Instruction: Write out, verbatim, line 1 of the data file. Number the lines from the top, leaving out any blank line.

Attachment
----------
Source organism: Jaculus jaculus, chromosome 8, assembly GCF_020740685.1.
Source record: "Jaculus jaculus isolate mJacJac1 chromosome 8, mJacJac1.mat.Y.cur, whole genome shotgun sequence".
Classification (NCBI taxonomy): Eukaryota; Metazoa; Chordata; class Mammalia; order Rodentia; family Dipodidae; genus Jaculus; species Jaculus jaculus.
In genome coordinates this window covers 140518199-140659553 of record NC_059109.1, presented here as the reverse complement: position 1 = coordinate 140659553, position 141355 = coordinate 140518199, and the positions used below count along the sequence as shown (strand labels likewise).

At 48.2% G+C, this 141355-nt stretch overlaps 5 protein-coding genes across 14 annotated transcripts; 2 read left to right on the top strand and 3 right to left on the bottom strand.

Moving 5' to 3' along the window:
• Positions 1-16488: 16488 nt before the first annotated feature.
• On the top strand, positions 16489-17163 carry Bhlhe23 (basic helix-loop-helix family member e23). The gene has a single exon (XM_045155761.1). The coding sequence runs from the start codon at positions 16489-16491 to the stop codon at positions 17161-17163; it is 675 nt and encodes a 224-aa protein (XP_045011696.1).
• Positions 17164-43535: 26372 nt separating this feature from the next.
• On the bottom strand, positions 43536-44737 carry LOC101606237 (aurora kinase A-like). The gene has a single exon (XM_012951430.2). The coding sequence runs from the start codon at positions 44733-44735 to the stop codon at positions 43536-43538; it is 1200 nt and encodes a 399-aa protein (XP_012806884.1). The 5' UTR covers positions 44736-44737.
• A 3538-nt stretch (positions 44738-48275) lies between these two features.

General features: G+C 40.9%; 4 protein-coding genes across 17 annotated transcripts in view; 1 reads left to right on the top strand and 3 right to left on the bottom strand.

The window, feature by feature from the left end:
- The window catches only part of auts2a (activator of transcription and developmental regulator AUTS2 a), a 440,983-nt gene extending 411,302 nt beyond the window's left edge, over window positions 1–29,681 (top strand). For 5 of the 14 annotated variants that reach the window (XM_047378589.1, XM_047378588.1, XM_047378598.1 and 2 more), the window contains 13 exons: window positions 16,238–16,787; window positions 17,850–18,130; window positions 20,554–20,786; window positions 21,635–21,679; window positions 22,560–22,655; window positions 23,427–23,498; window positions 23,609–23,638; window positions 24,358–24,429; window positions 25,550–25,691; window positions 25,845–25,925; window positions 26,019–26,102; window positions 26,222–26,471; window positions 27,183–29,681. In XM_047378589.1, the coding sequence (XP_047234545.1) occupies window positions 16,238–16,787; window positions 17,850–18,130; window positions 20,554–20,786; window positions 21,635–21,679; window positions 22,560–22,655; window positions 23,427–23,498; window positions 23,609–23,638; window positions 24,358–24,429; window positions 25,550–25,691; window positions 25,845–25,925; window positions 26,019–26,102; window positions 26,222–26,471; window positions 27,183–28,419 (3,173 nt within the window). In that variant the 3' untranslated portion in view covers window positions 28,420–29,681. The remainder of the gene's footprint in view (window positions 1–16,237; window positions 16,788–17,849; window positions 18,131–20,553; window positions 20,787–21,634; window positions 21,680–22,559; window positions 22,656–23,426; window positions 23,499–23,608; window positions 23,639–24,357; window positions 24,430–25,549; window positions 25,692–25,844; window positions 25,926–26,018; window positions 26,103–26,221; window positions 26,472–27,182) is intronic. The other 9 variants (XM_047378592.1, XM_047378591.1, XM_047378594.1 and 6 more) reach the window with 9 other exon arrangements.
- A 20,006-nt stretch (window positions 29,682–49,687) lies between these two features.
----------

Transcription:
Source organism: Jaculus jaculus, chromosome 8, assembly GCF_020740685.1.